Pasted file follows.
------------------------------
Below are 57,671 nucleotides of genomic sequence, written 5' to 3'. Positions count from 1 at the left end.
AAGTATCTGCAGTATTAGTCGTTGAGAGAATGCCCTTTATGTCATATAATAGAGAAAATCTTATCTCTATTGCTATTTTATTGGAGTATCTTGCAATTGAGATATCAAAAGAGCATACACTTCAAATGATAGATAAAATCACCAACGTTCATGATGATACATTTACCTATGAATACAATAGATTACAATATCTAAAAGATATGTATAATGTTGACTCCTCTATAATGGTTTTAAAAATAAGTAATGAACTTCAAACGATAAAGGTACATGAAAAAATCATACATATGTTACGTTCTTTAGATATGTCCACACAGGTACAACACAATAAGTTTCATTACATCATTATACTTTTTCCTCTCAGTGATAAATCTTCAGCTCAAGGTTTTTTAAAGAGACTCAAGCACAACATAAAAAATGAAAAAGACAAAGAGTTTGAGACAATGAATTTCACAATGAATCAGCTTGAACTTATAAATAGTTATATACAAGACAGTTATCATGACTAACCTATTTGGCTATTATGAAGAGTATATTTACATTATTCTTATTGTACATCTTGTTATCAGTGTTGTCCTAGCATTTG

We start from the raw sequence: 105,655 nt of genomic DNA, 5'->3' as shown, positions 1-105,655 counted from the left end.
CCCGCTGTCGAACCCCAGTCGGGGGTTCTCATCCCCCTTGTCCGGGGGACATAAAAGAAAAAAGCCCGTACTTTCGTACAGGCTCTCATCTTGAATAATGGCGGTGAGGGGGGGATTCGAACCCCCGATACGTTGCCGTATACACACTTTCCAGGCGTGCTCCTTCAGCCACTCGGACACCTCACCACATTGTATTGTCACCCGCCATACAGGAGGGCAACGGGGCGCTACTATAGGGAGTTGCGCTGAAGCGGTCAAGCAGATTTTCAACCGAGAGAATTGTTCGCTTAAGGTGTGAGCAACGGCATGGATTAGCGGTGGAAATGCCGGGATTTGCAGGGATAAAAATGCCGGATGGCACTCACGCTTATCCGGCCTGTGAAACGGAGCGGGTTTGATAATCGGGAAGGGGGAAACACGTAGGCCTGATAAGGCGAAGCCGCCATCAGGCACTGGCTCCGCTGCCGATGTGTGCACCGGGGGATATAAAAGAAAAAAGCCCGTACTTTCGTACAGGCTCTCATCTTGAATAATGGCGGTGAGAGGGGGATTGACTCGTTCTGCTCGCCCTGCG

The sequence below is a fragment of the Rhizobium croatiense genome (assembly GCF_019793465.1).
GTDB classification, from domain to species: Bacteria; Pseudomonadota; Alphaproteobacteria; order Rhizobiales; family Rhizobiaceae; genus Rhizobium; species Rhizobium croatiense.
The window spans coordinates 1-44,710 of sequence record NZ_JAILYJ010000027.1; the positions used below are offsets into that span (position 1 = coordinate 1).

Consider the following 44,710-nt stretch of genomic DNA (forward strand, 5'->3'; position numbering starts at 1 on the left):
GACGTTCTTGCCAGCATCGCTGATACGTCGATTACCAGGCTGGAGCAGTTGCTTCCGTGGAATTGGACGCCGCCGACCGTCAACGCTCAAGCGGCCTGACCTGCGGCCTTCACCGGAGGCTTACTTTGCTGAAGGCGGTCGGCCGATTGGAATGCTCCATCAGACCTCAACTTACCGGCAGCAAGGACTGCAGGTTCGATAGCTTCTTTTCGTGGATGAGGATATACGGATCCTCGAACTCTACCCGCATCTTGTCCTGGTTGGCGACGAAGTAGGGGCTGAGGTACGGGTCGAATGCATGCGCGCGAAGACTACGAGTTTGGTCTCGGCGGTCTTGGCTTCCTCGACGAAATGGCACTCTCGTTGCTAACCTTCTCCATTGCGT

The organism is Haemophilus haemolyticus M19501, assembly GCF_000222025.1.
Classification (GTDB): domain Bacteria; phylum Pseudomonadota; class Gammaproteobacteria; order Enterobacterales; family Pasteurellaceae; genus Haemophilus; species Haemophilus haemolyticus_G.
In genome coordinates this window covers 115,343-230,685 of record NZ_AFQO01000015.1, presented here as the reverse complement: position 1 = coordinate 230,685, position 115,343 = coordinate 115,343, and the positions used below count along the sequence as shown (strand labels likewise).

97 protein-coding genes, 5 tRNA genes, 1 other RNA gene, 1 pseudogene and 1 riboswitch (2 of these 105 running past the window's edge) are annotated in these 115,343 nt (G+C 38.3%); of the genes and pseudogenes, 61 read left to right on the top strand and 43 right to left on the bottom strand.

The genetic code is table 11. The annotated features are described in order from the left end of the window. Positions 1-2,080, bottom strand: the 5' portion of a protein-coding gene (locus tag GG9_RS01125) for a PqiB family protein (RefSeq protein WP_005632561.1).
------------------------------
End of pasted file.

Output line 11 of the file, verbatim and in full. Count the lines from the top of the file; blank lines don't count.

Classification (GTDB): domain Bacteria; phylum Pseudomonadota; class Gammaproteobacteria; order Enterobacterales; family Pasteurellaceae; genus Haemophilus; species Haemophilus haemolyticus_G.